Fear Factor: Americans Scared Of Their Presidential Options

Setting aside all rumors that he would wait until the convention later this month to throw his support behind Clinton, Sanders explained to a cheering crowd, "I have come here to make it as clear as possible why I am endorsing Hillary Clinton and why she must become our next president".

But 11 percent of registered Wisconsin voters said they will vote for neither candidate - a decrease from 17 percent since June. He said his focus is on helping Clinton win. "I'm definitely not a fan".

In it, video of Trump plays in the background as children watch.

The poll does offer a sliver of good news for Clinton: Voters across the board think Clinton is better prepared to be president. He holds a 3-point lead in Florida, 42-39 percent; a 2-point lead in Pennsylvania, 43-41 percent; and is tied with Mrs. Clinton in OH, with each at 41 percent in a head-to-head matchup.

The Reuters/Ipsos poll surveyed 1146 likely voters across the continental United States, Alaska and Hawaii.

That compared with 45 per cent who supported Clinton and 35 per cent who supported Trump in the five days to July 8.

"I really don't love either of the candidates", New Jersey voter Annette Scott, 70, told the Associated Press.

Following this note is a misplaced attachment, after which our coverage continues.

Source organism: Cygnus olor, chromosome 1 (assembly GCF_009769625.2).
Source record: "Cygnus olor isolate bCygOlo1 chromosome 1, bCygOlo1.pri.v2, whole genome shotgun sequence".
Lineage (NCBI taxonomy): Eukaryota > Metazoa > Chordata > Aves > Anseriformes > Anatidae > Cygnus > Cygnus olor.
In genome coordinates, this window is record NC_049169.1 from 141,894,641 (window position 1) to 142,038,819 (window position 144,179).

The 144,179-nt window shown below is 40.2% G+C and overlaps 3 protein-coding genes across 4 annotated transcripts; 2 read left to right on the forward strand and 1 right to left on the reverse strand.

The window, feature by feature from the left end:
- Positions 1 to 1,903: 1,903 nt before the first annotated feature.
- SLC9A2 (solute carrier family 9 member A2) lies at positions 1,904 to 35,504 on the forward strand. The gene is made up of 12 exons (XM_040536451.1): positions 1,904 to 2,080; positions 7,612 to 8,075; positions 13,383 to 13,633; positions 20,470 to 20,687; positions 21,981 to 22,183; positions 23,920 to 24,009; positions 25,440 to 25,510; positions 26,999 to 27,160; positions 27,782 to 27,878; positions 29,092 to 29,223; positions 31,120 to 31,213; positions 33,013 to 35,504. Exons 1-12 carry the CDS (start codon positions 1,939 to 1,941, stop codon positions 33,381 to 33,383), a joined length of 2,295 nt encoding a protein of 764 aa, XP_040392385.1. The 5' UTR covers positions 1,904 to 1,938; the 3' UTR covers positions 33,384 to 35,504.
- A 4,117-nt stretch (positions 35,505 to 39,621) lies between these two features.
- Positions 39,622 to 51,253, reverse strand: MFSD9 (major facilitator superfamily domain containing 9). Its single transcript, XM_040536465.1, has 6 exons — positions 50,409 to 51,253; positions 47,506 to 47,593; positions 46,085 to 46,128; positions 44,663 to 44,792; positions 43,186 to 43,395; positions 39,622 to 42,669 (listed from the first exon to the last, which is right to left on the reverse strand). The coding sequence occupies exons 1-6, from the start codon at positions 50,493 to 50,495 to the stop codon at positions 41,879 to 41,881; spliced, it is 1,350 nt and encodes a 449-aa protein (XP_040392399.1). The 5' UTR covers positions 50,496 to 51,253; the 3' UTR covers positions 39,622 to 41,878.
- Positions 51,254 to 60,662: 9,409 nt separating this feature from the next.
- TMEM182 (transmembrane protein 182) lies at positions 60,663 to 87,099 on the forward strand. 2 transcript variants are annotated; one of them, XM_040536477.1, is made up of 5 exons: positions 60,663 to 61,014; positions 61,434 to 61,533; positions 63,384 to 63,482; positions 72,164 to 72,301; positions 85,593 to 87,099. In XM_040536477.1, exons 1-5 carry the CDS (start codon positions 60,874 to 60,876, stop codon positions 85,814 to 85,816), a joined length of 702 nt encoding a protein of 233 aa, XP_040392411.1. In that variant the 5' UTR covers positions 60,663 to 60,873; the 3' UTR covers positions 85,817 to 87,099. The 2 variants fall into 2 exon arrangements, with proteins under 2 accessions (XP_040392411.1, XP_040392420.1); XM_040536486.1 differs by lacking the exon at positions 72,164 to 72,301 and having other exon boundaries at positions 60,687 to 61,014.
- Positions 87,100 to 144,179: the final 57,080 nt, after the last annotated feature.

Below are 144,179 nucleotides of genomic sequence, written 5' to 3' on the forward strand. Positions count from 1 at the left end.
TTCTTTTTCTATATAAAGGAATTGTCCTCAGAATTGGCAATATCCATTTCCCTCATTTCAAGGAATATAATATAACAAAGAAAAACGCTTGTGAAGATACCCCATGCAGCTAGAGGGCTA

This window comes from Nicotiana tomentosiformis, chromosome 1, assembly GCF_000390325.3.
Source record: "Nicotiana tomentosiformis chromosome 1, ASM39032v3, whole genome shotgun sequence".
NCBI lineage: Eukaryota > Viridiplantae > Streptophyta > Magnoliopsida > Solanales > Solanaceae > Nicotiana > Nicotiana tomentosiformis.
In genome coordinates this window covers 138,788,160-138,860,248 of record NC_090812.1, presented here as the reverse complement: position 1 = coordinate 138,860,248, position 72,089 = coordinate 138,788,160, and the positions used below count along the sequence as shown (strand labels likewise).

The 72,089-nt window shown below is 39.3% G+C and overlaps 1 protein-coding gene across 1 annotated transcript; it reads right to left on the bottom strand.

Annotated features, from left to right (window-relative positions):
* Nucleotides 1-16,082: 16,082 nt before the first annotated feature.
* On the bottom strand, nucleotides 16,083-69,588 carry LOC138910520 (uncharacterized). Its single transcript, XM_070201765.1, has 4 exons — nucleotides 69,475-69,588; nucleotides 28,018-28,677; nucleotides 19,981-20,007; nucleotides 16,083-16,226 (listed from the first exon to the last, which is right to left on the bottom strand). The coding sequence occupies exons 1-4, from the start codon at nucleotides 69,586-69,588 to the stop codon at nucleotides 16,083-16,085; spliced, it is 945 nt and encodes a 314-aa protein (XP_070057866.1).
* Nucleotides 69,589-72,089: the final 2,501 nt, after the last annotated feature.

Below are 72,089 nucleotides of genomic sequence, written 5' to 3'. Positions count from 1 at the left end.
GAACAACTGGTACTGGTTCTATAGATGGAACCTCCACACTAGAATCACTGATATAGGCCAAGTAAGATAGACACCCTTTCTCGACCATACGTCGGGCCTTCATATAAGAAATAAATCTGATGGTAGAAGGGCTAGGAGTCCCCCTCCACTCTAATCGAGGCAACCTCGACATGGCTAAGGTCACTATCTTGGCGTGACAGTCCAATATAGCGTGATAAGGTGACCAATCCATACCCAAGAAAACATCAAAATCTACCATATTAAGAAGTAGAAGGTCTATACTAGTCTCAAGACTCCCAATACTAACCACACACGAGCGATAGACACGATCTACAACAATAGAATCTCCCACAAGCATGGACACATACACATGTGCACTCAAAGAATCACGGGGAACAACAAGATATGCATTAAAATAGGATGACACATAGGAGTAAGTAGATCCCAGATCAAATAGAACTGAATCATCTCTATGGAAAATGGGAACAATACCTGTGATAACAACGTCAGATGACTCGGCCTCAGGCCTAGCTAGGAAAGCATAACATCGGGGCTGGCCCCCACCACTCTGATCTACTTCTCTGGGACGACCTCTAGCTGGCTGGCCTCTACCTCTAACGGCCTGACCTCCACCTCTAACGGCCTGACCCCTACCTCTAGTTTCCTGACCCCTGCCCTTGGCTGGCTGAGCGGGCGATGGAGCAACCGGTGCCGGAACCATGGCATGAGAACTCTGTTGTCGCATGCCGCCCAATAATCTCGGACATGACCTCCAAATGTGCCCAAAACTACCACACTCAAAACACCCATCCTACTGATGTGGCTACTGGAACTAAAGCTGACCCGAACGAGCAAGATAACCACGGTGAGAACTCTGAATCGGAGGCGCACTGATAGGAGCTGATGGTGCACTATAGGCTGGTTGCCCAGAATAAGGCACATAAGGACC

"Please give me solutions". She said America is not at the level of crisis Lincoln dealt with.

Among all college-educated voters, including voters with a graduate degree, Clinton is walloping Trump, 54% to 32%.

Still, Trump doesn't perform much better with voters on honesty and trust, per the poll. Only 27 percent of Americans would be proud of that choice, and 26 percent would be excited at her election.

Priebus did not address the rebellion directly, but he said that that if the party remained divided, it would open the door to a victory by Democrat Hillary Clinton. Overall, only a quarter of Americans think Clinton is at least somewhat honest. The New York Times reporting a new name on her short list, retired four-star navy admiral James Stavridis. "You can't just talk someone into trusting you".

By identifying Clinton as the progressive option, Sanders has assured the USA nation that Clinton will appeal to the democrats that supported him for the nominee, and that she is able to 'continue the political revolution'.

But even while they voice concerns about their own candidate, vast majorities of voters see the alternative as far worse. Trump and Clinton each get 41 percent there, says the Quinnipiac Univ. poll.

A week ago, Clinton was standing shoulder to shoulder with President Obama, a man she had fought tooth and nail in 2008.

The survey showed 62 percent of voters surveyed distrust Trump as well.

Related news: